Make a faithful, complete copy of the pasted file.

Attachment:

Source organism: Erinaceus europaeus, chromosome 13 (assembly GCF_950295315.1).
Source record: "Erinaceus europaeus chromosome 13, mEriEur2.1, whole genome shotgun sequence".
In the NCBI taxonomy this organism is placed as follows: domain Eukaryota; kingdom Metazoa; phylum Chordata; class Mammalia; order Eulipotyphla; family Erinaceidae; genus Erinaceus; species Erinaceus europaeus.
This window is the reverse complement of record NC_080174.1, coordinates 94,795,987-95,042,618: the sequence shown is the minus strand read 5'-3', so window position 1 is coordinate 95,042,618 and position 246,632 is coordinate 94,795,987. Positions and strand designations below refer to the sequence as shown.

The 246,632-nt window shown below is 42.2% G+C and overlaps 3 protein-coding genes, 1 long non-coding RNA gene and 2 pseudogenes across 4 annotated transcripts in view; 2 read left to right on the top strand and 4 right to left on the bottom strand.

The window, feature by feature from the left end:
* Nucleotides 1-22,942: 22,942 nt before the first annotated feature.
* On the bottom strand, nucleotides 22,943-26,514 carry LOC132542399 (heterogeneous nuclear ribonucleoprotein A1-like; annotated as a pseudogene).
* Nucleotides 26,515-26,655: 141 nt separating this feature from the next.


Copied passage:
Source organism: Erinaceus europaeus, chromosome 13 (assembly GCF_950295315.1).
Source record: "Erinaceus europaeus chromosome 13, mEriEur2.1, whole genome shotgun sequence".
In the NCBI taxonomy this organism is placed as follows: domain Eukaryota; kingdom Metazoa; phylum Chordata; class Mammalia; order Eulipotyphla; family Erinaceidae; genus Erinaceus; species Erinaceus europaeus.
This window is the reverse complement of record NC_080174.1, coordinates 94,795,987-95,042,618: the sequence shown is the minus strand read 5'-3', so window position 1 is coordinate 95,042,618 and position 246,632 is coordinate 94,795,987. Positions and strand designations below refer to the sequence as shown.

The 246,632-nt window shown below is 42.2% G+C and overlaps 3 protein-coding genes, 1 long non-coding RNA gene and 2 pseudogenes across 4 annotated transcripts in view; 2 read left to right on the top strand and 4 right to left on the bottom strand.

The window, feature by feature from the left end:
* Nucleotides 1-22,942: 22,942 nt before the first annotated feature.
* On the bottom strand, nucleotides 22,943-26,514 carry LOC132542399 (heterogeneous nuclear ribonucleoprotein A1-like; annotated as a pseudogene).
* Nucleotides 26,515-26,655: 141 nt separating this feature from the next.